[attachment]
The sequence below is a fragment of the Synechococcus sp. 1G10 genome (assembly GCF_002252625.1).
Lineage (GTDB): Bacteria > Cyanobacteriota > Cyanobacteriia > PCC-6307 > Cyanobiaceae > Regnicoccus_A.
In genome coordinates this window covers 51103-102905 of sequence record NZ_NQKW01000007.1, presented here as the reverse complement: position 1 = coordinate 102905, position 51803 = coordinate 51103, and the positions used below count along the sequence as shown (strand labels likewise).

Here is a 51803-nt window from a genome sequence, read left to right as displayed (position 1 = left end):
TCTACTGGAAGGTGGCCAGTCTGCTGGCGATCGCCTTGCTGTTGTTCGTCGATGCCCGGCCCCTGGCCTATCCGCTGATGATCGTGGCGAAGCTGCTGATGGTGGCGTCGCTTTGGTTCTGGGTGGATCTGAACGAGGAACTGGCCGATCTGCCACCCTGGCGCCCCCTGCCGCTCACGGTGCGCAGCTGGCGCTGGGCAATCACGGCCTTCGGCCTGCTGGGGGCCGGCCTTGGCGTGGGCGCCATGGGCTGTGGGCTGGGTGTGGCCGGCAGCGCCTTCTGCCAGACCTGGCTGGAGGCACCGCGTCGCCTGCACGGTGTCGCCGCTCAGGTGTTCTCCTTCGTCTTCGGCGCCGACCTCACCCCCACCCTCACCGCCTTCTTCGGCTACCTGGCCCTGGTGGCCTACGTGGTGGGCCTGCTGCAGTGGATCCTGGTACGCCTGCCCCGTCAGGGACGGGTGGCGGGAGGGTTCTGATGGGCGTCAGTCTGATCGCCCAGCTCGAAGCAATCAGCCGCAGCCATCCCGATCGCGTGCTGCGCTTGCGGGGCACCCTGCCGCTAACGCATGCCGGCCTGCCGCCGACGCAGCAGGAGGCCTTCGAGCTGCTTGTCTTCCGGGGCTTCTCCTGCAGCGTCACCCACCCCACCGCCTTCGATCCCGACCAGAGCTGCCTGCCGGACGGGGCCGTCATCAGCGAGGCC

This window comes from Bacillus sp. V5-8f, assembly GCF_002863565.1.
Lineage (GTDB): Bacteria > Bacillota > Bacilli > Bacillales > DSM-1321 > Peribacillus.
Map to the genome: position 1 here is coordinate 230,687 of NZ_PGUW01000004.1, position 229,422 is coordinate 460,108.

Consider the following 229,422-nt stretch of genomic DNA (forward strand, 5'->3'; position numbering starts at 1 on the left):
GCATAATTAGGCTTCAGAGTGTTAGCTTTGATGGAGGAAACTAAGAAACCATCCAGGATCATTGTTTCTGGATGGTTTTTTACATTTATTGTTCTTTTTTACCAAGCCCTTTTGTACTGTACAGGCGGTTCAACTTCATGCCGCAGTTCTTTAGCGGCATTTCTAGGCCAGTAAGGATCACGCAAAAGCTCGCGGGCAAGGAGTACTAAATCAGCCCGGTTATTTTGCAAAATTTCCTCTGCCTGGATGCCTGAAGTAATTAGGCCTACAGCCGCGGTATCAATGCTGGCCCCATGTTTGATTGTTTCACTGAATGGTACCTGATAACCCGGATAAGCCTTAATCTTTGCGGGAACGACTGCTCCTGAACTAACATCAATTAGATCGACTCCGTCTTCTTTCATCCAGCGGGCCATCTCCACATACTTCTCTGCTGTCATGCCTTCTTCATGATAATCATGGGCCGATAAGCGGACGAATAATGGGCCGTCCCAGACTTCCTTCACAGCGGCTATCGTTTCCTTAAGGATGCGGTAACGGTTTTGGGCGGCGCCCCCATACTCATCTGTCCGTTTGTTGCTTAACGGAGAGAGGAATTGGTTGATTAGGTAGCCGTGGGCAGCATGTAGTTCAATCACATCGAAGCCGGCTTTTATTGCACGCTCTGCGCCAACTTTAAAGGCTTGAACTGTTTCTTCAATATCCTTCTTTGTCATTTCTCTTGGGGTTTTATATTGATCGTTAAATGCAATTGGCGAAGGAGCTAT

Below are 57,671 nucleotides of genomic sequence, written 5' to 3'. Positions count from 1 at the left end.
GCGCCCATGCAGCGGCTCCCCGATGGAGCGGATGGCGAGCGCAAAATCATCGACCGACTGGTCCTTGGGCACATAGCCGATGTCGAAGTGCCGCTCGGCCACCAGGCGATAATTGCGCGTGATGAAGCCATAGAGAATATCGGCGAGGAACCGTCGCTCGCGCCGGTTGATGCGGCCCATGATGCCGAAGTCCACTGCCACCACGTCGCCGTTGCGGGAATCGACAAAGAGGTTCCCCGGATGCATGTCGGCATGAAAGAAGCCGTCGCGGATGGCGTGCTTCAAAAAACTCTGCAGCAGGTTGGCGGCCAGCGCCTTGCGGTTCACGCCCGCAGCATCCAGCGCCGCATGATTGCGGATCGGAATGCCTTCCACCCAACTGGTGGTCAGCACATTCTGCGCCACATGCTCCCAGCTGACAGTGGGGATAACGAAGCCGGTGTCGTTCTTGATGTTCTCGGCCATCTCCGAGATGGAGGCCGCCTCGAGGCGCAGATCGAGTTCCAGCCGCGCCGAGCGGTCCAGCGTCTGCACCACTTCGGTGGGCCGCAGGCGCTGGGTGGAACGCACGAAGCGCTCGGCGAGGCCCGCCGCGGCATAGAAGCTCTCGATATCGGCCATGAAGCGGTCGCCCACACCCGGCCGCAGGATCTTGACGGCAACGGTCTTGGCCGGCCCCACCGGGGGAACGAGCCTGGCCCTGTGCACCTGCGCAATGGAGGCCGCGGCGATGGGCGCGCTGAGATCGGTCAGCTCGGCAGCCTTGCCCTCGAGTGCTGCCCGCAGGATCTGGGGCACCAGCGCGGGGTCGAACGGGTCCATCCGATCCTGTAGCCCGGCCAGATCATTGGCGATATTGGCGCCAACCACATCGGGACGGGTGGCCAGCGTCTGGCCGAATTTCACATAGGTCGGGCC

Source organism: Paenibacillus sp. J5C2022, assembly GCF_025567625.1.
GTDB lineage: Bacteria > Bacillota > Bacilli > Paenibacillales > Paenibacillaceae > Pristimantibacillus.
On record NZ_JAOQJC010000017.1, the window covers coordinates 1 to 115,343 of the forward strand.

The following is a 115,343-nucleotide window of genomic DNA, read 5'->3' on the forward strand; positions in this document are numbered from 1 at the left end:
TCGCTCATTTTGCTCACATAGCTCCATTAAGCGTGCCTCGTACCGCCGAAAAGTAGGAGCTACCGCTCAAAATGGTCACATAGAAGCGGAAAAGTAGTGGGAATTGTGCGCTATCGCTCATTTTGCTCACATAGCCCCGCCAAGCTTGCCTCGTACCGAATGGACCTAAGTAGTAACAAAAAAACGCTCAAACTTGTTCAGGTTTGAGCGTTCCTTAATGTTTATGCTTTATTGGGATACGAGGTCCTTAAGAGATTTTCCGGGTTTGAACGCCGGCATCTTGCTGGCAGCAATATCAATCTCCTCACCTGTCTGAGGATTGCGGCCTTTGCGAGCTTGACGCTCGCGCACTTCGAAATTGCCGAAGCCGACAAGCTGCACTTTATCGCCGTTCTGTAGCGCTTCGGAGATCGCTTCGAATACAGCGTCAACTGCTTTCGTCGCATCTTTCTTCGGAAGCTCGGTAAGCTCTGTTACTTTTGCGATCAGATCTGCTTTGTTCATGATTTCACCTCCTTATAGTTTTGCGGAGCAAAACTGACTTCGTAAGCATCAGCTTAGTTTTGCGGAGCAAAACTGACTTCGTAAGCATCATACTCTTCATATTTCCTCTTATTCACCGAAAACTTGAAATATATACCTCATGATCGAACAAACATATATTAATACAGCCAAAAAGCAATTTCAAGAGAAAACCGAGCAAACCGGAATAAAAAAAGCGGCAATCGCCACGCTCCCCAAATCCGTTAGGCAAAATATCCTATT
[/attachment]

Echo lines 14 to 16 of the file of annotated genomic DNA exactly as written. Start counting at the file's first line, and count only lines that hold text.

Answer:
GTDB lineage: Bacteria > Bacillota > Bacilli > Paenibacillales > Paenibacillaceae > Pristimantibacillus.
On record NZ_JAOQJC010000017.1, the window covers coordinates 1 to 115,343 of the forward strand.

The following is a 115,343-nucleotide window of genomic DNA, read 5'->3' on the forward strand; positions in this document are numbered from 1 at the left end: